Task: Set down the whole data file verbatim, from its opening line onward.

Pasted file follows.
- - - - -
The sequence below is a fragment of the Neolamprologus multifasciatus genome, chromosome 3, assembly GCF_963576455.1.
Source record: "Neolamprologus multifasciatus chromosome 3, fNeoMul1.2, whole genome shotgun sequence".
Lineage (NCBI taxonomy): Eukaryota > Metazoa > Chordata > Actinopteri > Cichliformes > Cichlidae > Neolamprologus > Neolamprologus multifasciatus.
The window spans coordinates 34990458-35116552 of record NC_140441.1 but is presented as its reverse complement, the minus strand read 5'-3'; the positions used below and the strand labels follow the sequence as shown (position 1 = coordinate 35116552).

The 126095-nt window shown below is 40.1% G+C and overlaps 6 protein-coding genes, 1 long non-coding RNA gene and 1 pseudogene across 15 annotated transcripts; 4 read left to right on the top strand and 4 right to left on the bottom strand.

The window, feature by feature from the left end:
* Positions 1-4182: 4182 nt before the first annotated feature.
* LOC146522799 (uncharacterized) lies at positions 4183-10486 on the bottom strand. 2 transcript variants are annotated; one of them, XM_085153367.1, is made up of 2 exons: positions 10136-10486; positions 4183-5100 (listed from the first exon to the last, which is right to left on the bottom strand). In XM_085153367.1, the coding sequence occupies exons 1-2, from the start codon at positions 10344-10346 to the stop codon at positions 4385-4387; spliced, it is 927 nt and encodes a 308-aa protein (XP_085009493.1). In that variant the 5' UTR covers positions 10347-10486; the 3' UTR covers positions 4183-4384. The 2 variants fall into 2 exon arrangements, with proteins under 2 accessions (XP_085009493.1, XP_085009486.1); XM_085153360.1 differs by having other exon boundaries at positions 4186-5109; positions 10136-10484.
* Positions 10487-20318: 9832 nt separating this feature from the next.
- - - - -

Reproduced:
The sequence below is a fragment of the Neolamprologus multifasciatus genome, chromosome 3, assembly GCF_963576455.1.
Source record: "Neolamprologus multifasciatus chromosome 3, fNeoMul1.2, whole genome shotgun sequence".
Lineage (NCBI taxonomy): Eukaryota > Metazoa > Chordata > Actinopteri > Cichliformes > Cichlidae > Neolamprologus > Neolamprologus multifasciatus.
The window spans coordinates 34990458-35116552 of record NC_140441.1 but is presented as its reverse complement, the minus strand read 5'-3'; the positions used below and the strand labels follow the sequence as shown (position 1 = coordinate 35116552).

The 126095-nt window shown below is 40.1% G+C and overlaps 6 protein-coding genes, 1 long non-coding RNA gene and 1 pseudogene across 15 annotated transcripts; 4 read left to right on the top strand and 4 right to left on the bottom strand.

The window, feature by feature from the left end:
* Positions 1-4182: 4182 nt before the first annotated feature.
* LOC146522799 (uncharacterized) lies at positions 4183-10486 on the bottom strand. 2 transcript variants are annotated; one of them, XM_085153367.1, is made up of 2 exons: positions 10136-10486; positions 4183-5100 (listed from the first exon to the last, which is right to left on the bottom strand). In XM_085153367.1, the coding sequence occupies exons 1-2, from the start codon at positions 10344-10346 to the stop codon at positions 4385-4387; spliced, it is 927 nt and encodes a 308-aa protein (XP_085009493.1). In that variant the 5' UTR covers positions 10347-10486; the 3' UTR covers positions 4183-4384. The 2 variants fall into 2 exon arrangements, with proteins under 2 accessions (XP_085009493.1, XP_085009486.1); XM_085153360.1 differs by having other exon boundaries at positions 4186-5109; positions 10136-10484.
* Positions 10487-20318: 9832 nt separating this feature from the next.